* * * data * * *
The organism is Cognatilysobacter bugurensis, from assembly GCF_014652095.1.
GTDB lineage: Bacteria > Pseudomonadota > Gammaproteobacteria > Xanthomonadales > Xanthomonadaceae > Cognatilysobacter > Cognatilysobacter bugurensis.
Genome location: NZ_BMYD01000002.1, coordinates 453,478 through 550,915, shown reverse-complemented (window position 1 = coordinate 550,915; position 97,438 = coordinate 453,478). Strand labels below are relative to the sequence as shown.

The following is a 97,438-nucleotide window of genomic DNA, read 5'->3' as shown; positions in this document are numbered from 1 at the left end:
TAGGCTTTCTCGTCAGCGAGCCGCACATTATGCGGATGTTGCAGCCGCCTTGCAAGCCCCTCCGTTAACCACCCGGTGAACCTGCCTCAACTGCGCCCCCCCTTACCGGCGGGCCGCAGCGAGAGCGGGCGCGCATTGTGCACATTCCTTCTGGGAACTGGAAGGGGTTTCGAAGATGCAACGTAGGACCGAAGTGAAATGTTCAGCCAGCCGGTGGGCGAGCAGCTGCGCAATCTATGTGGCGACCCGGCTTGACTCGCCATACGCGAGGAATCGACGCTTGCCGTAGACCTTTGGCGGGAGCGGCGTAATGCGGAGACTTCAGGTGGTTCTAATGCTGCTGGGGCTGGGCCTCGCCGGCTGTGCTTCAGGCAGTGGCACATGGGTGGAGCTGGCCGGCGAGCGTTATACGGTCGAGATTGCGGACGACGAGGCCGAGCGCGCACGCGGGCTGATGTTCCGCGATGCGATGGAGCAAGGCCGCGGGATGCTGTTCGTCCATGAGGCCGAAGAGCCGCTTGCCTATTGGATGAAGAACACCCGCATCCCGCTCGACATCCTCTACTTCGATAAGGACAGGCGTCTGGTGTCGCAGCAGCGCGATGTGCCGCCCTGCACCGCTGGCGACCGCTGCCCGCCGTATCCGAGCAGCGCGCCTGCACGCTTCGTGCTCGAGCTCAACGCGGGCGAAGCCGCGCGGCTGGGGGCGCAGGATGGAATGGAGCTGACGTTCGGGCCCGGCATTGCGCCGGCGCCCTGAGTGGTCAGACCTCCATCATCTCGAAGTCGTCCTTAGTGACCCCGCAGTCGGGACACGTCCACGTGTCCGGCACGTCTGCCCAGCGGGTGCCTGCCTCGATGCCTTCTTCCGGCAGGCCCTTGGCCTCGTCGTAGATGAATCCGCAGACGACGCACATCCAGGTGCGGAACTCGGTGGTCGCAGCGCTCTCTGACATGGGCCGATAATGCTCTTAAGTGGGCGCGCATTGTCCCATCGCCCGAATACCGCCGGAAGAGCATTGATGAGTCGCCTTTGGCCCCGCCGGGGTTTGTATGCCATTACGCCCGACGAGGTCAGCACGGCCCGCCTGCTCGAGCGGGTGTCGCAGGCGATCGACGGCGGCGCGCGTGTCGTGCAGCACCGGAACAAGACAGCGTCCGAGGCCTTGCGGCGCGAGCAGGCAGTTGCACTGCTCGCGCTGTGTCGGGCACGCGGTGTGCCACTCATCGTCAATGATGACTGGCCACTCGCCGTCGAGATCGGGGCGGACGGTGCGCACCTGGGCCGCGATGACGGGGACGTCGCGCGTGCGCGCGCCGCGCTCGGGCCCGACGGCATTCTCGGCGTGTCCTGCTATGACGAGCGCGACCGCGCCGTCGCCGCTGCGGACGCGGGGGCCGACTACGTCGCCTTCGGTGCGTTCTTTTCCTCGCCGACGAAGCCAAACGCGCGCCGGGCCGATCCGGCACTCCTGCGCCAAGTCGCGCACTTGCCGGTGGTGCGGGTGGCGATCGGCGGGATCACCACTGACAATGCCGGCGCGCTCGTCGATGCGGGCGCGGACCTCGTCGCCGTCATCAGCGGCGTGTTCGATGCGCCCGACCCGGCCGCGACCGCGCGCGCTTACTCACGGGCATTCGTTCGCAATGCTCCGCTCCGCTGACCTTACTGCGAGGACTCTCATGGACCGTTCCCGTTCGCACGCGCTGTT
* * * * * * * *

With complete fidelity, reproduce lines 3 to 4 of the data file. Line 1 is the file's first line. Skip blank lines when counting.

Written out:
Genome location: NZ_BMYD01000002.1, coordinates 453,478 through 550,915, shown reverse-complemented (window position 1 = coordinate 550,915; position 97,438 = coordinate 453,478). Strand labels below are relative to the sequence as shown.

The following is a 97,438-nucleotide window of genomic DNA, read 5'->3' as shown; positions in this document are numbered from 1 at the left end: